Thanks again for your input. Have a Great Weekend! Xena
You might consider contacting pat mason at mason racing ignitions. Pat was vertex magneto’s head engineer when vertex was in blue bell, Pennsylvania. He builds, rebuilds, repairs and restores every kind of ignition you can think of. He is quiet, knows what he is doing, does excellent work, fair prices, and his shop is immaculate. The first time I used him I could not believe how neat and organized. His shop was a veritable whose who of vintage ignitions. He may very well have some options for you.
Call, don’t email him, it’s old school. That is pat on the left and my son on the right last summer after pat re did my decades old 235/261 Chevy vertex that I had not run since the middle 90s. Pat serviced it all up, works perfect.
The wire from distributor to coil isn't anything special. It's 18 gauge, black insulated, stranded copper wire, that feeds through a grommet in the distributor body. I just looked at a spare (cast iron) distributor in my shop that came from an early '60's 327. Your 283 is probably similar. If the grommet needs to be replaced, they are readily available and inexpensive. A quick search on eBay brought up a couple different styles, depending on the model year. Some wire, terminals, maybe a new grommet, and you should be back in business!
I appreciate all the info and feedback from you all. Thank you.
Just to update, I have decided to keep the truck original. I have found an OEM re-manufactured Delco Remy distributor on Amazon of all places and, amazingly to me, found an NOS Delco Remy distributor lead wire on eBay (GM Part #1942518, D-1203). My plan is to have the extra coil and distributor along with a distributor wrench in the truck at all times which will, in all likelihood, prevent me from ever having to use them. However, peace of mind is priceless. All told, the price of the distributor, Delco wires and coil, and distributor lead was about $120, which I consider money well spent.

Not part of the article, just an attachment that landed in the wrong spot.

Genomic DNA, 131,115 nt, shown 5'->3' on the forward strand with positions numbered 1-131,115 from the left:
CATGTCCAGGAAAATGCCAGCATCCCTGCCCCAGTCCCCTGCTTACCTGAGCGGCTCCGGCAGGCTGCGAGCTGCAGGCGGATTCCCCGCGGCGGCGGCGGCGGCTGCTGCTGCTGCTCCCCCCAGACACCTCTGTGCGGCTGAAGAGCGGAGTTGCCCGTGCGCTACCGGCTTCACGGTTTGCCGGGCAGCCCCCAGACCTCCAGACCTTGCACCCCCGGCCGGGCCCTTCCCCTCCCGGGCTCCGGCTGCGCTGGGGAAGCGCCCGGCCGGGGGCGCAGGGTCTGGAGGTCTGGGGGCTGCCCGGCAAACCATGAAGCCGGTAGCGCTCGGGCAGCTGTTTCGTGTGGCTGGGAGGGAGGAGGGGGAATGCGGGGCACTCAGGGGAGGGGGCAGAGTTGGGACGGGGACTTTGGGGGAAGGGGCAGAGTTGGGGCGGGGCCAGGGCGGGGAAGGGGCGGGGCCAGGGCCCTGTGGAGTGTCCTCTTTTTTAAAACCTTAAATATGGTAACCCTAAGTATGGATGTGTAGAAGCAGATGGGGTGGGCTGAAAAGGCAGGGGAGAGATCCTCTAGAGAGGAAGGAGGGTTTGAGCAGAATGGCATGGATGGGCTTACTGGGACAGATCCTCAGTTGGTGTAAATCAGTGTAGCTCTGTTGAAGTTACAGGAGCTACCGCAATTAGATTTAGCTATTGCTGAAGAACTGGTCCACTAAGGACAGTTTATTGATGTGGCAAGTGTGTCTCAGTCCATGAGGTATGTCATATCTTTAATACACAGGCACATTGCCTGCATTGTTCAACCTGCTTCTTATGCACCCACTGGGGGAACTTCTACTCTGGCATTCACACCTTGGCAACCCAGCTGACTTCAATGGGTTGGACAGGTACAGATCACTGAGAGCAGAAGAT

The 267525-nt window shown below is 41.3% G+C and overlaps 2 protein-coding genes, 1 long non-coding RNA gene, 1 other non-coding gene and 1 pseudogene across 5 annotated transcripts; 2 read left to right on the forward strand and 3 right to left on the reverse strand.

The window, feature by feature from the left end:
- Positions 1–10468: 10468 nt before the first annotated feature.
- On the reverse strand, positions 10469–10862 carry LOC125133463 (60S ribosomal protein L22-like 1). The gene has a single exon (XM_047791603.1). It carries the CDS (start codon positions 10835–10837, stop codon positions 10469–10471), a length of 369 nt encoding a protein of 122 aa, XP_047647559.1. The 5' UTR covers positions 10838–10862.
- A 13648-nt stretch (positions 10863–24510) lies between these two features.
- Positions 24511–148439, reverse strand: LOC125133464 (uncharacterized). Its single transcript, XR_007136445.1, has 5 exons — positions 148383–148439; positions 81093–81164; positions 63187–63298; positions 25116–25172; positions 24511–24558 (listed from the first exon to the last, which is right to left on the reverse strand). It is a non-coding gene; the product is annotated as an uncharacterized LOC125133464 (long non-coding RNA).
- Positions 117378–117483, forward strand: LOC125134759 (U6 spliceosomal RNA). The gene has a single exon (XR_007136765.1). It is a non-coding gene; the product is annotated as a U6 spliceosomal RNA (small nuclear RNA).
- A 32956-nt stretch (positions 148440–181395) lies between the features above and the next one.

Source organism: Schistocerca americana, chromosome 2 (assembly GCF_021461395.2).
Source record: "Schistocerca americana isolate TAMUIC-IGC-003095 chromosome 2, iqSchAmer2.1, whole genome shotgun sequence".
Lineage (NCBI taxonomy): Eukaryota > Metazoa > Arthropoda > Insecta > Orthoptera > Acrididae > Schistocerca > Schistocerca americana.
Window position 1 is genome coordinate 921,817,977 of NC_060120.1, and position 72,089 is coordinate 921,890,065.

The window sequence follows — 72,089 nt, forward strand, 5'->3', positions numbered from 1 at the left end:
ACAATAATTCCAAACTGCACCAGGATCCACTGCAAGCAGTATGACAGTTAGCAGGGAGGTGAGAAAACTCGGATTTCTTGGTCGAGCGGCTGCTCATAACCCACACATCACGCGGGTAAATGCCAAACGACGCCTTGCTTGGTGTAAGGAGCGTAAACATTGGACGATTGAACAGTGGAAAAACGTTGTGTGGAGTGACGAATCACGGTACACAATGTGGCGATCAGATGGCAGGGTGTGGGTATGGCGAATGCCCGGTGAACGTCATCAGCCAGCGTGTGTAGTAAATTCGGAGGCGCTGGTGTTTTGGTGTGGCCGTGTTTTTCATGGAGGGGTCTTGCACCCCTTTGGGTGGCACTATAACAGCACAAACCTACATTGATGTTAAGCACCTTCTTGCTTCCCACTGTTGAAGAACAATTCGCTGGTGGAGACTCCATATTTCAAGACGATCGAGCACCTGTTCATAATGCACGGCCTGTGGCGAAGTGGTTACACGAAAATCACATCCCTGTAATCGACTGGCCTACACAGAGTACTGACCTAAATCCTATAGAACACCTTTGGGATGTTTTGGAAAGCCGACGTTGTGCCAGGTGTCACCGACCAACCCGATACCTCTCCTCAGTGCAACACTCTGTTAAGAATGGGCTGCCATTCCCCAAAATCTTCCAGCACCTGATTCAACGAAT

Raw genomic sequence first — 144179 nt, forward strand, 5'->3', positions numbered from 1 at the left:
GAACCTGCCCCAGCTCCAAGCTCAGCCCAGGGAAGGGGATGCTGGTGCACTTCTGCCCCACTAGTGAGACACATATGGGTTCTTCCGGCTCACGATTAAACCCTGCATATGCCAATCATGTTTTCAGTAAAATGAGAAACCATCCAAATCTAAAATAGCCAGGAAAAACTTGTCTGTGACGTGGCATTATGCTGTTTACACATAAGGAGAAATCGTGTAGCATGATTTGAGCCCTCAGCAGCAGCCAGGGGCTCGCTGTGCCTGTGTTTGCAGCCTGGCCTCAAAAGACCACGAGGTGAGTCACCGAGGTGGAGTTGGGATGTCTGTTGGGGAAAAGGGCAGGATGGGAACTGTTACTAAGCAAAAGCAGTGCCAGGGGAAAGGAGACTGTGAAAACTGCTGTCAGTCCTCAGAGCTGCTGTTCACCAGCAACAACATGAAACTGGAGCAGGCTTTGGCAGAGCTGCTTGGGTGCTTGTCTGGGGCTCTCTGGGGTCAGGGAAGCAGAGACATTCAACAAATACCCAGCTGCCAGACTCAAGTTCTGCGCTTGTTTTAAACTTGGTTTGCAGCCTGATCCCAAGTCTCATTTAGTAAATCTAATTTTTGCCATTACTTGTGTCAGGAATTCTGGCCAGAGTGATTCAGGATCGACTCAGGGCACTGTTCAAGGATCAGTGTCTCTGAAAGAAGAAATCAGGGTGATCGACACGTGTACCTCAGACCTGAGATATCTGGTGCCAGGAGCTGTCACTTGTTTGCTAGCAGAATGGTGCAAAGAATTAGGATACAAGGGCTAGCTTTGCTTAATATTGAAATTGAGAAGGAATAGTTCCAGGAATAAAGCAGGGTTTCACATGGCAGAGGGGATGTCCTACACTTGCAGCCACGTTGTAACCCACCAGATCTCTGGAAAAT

Now I can move on to trying to figure out why the rear passenger corner of my K20 bed is 1 1/2" inches lower than the other three corners.....
So, the new distributor, wires and coil are installed and the engine sounds mighty fine. There is one issue that has made the project not quite finished though.
The primary resistor wire for the run circuit is apparently nowhere to be found in the truck. A former owner wired the coil for a full 12VDC from the starter by moving the wire from the start post to the run post; I put it back that way just to confirm the operation of the new distributor, but don't want to run it that way for too long. I am thinking that at least partially explains the melted wire insulation both inside and outside of the old distributor. Installing a ballast resistor is no big deal but I would prefer to keep the truck original by not screwing a ballast resistor to the firewall.
I am having no luck finding a replacement for the original resistor wire. Does anyone know of a source for that wire?